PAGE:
Despite Hiroshima Polling Trends, Doubting the Bomb Isn't New

The first atomic bomb used in war was dropped near a downtown shopping district in Hiroshima, Japan, where metal arches formed a canopy of street lights over downtown shoppers and bicycle traffic. Survivors described eyebrows burnt away, skin hanging off faces, patterns from clothing seared into bodies, eyes popped out and intestines blown from stomachs. Three days after the August 6, 1945 destruction of Hiroshima, a second atomic bomb was dropped on Nagasaki.

A Gallup poll taken in the same month as the destruction of Hiroshima and Nagasaki reflected overwhelming support, with 85 percent of Americans in favor of incinerating the two Japanese cities and only 10 percent against.

Modern polling has found a gradual decrease in support for the bombings, from 59 percent approving in Gallup polling conducted in 1995 to 43 percent in 2016. CBS polling from 2016 found other sharp divides, with majorities of men and Republicans approving of the use of the atomic bomb against Japan and the majority of non-white, Democratic, women and young people disapproving. The Pew Research Center noted in particular a "large generation gap," with American 65 and older broadly approving of the atomic bombings, with less than half of 18 to 29-year-olds agreeing.

In Japan, only 14 percent of Japanese people agree that the bombings were justified, according to a 2015 Pew Research Center poll.

Hiroshima bombing survivor Yoshikawa Kiyoshi displays the scars on his back in August 1951. Photo by FPG/Hulton Archive/Getty Images

While the debate among historians over the American decision to drop two atomic bombs on Japan is primarily divided between "traditionalists"—who claim the bombing was necessary to save American lives—and the "revisionists" who argue the bombings were unnecessary, the substantial gap between older people's approval and younger people's disapproval has created an additional layer of disputation.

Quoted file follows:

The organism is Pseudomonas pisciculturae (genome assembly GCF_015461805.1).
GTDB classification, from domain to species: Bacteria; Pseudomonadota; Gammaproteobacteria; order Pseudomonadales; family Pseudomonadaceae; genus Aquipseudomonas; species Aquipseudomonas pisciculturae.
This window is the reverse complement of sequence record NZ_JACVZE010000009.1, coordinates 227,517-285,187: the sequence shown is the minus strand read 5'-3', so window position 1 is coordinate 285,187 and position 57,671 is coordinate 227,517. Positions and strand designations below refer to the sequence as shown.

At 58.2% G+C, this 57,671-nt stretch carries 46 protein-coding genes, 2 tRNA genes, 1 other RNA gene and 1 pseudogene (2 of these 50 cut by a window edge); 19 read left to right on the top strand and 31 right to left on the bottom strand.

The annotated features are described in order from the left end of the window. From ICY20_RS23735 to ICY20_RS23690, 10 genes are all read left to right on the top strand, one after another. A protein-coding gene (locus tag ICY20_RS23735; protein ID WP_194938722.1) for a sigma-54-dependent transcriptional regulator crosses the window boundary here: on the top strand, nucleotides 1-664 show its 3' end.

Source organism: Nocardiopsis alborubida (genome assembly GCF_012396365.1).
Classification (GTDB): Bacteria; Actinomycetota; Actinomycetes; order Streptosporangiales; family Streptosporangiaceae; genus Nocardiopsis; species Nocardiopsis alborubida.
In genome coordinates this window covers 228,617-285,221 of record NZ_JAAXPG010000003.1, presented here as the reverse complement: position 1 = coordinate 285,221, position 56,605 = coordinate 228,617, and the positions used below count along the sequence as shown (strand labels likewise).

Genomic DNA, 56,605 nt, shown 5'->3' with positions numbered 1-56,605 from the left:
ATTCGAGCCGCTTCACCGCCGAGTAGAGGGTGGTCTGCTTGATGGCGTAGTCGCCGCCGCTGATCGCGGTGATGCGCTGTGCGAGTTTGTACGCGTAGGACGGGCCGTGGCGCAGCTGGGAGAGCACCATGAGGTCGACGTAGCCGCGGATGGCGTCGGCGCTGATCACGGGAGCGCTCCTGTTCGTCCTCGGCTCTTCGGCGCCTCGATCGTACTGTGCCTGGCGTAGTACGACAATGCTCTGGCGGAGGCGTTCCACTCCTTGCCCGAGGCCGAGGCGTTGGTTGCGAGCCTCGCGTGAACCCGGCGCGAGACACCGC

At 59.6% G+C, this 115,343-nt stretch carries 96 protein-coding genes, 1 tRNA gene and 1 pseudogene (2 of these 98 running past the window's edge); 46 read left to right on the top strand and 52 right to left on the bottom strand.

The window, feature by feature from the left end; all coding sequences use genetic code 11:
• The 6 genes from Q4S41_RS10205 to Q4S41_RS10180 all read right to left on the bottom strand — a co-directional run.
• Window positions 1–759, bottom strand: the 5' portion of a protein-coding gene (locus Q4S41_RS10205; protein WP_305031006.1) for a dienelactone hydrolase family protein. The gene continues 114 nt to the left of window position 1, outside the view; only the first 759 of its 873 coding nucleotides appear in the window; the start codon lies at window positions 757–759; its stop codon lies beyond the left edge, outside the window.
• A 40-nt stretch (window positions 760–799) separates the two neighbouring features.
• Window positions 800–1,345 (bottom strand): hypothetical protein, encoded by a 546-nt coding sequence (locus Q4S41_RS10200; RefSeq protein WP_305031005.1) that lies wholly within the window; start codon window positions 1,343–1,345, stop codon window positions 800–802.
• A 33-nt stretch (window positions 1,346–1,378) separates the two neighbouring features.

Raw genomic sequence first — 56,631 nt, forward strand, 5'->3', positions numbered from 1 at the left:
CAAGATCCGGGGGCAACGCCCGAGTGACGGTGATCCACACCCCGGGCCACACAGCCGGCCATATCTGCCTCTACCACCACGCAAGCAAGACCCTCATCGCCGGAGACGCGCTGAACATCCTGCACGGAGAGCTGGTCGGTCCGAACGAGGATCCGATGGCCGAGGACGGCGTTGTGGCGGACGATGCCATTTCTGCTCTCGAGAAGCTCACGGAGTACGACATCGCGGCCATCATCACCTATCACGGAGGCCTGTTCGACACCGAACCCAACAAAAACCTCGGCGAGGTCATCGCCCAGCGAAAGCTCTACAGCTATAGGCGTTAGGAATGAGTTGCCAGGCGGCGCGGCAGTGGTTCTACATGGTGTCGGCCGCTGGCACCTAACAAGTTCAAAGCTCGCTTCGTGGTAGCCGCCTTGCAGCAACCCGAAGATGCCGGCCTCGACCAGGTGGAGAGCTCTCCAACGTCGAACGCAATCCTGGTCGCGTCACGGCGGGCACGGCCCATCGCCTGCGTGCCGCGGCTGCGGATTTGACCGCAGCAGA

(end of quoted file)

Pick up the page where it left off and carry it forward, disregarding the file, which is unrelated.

The result has been the emergence of a generational conflict narrative, which cites the polling trends against the bombings to suggest that the debate surrounding their necessity is itself a consequence of historical distance, hindsight and even "political correctness"—as a 2016 editorial in Forbes described the motives of those who disagreed with the "moral imperative" to decimate civilian cities. That year, Barack Obama became the first sitting U.S. president to visit the Hiroshima Peace Memorial, setting off a wave of editorials lamenting an "apology tour" second-guessing past decisions (though Obama did not apologize for the bombing). A Wall Street Journal editorial pushed back against what it described as an "increasingly common but misguided view that America shouldn't have used the atomic bomb."

But while the gap between American support immediately after and a comparative lack of support in the 21st century is notable, over-interpretation can obscure how divisive the bombings have always been. Even in the years immediately after, in the flush of victory and the post-war boom, widespread support for the bombings, which may have killed 210,000 people, dropped.